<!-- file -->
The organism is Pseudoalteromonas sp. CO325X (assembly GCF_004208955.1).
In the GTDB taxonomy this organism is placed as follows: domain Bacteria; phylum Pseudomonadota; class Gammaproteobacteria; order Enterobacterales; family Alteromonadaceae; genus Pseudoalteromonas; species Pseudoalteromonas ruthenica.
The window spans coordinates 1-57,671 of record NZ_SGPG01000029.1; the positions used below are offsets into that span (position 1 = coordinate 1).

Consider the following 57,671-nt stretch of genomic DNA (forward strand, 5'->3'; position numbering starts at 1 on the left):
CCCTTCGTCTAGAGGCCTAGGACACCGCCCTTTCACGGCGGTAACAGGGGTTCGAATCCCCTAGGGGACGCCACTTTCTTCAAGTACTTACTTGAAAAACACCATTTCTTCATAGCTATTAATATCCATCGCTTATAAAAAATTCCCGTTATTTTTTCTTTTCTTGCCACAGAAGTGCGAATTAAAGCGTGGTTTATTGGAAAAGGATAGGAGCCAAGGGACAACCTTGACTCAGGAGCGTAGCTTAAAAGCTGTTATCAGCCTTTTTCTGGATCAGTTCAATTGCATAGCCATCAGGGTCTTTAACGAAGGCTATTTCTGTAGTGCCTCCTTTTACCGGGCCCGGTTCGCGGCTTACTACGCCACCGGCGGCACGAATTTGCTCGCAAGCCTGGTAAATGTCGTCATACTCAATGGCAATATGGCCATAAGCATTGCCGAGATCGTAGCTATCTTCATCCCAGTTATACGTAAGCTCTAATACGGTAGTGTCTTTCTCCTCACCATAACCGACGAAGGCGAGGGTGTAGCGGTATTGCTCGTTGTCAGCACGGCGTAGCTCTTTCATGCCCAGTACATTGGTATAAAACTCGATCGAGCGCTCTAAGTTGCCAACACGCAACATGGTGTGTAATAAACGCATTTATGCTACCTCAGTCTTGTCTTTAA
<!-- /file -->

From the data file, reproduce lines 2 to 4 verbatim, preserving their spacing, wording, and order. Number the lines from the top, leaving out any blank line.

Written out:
In the GTDB taxonomy this organism is placed as follows: domain Bacteria; phylum Pseudomonadota; class Gammaproteobacteria; order Enterobacterales; family Alteromonadaceae; genus Pseudoalteromonas; species Pseudoalteromonas ruthenica.
The window spans coordinates 1-57,671 of record NZ_SGPG01000029.1; the positions used below are offsets into that span (position 1 = coordinate 1).

Consider the following 57,671-nt stretch of genomic DNA (forward strand, 5'->3'; position numbering starts at 1 on the left):